Alex Bunardzic made the following comments in his post:
These contract- and test-driven development disciplines sound really good in theory, however in everyday practice they seem to offer dubious benefits.
The problem is as follows: If a software developer is deemed not sufficiently reliable when writing a program that governs the interaction inside the system, a harness called contract-driven or test-driven is placed upon that developer. What the methodology is saying to him is: “We’ve noticed that you tend to make plenty of mistakes when programming the system. In order to avoid making those glaring mistakes, we want you to stop and write a contract first. Or, alternately, stop and write a test first. That’ll make sure that the mistakes won’t happen again.”
Sounds good? Perhaps, but there is one glaring omission that had just slipped in. And the omission is: what makes us think that a person who is not competent enough to write a reliable program would all of a sudden be competent when it comes to writing a contract, or a test? If we examine those contracts and tests, we’ll see that the same omissions in logic, once found in the code, are now infesting the contracts/tests.
So we see that the only people who are capable of writing robust, reliable contracts and tests are the people who are capable of writing reliable, robust programs in the first place. And if that’s the case, what’s the point in slowing them down and forcing them to stop and write those bloody contracts/tests?
I don’t agree with Alex and see the world as follows:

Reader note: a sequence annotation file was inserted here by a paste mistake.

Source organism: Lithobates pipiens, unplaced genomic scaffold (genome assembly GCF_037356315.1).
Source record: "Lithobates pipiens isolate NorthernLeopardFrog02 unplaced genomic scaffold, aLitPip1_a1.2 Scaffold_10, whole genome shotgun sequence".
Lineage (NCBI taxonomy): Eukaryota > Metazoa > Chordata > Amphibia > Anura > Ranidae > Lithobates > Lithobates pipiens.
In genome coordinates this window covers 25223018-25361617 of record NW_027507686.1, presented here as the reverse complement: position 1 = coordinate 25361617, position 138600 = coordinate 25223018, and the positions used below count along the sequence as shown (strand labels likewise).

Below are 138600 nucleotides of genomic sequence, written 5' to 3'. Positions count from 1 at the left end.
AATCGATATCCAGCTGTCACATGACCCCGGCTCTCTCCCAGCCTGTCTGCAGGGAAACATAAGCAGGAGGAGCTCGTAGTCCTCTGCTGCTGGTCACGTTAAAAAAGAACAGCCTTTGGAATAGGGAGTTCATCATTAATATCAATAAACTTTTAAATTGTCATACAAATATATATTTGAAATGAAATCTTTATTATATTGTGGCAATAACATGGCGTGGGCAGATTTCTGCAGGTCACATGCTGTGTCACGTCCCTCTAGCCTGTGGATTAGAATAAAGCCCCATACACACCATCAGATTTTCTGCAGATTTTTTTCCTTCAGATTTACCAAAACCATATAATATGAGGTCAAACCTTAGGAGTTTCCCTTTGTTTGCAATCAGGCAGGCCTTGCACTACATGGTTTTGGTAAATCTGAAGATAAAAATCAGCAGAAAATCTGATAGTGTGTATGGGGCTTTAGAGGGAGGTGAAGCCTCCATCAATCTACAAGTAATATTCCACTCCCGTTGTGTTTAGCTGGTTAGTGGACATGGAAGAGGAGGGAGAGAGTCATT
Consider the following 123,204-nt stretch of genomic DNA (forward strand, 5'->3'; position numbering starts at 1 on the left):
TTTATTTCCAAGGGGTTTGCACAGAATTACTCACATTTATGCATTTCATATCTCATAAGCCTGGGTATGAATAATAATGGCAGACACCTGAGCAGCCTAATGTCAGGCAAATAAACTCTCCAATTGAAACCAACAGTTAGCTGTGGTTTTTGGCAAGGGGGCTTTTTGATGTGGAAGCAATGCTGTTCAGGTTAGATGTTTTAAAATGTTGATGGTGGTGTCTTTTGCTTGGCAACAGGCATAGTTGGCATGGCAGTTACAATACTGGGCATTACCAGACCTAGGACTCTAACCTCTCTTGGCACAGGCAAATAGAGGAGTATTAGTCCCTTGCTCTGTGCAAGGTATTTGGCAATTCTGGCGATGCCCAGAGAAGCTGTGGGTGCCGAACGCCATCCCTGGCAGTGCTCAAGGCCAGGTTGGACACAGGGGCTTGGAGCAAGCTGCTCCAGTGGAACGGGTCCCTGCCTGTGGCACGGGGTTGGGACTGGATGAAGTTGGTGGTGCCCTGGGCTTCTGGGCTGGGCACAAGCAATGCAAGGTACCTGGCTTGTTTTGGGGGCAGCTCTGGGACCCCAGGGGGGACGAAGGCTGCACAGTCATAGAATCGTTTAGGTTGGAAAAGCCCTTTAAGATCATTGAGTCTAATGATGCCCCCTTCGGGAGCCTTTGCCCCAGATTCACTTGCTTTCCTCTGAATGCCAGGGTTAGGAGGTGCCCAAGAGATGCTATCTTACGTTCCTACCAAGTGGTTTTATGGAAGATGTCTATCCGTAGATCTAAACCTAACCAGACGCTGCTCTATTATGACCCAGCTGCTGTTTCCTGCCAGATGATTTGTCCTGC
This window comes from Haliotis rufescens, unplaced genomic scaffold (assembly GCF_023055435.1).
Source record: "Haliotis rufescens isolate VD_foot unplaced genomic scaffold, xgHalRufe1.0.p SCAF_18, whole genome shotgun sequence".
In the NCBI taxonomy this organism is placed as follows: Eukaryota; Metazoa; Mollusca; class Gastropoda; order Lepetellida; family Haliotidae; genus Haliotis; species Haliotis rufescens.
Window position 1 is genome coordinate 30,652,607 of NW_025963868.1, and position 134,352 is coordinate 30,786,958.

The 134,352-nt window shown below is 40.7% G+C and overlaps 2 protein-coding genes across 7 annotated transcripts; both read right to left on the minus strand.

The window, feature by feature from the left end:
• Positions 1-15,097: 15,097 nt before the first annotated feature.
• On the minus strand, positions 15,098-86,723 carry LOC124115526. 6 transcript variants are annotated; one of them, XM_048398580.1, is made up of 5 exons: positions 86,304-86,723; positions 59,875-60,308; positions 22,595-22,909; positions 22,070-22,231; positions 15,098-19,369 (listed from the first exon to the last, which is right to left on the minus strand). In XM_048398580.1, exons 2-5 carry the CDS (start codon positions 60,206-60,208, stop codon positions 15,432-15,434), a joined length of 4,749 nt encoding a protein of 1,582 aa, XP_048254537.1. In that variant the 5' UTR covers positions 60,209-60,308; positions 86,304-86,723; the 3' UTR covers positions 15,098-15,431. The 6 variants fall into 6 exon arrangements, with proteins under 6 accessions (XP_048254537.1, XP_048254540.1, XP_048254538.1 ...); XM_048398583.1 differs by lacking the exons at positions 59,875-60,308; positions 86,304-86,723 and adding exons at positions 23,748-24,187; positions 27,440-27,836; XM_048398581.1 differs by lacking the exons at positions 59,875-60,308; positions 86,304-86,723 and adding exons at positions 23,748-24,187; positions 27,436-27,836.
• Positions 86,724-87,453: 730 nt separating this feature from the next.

When you look at TDD as an XP practice in isolation then you can make many an argument against TDD. But XP as a development methodology is build-up by many levels of feedback loops (communication), which TDD is one of. Each of these feedback loops (practices) complementing each other to deliver a stunningly better result in software projects than Traditional methods (Waterfall).
On a separate note, when doing TDD and writing the test first. You are stating the problem first, then the state the solution second. In general you don’t make a mistake twice.
The other interesting aspect of TDD is, as soon as you are comfortable with the TDD method of writing code. You suddenly realize that the design of your objects and components change. Your objects display better object-oriented characteristics.
In Traditional Software projects, programmers write the code and then the tester gets the software and does the testing. This time gap also means you have this disconnect between creating, finding and fixing the bugs in the code.
The other common managerial practices when the budget gets tight, is to cut some testing time. TDD tries to overcome this problem as well.
There are many more reasons I can give why TDD is good for any software development effort. In my opinion it helps you to write Quality code.
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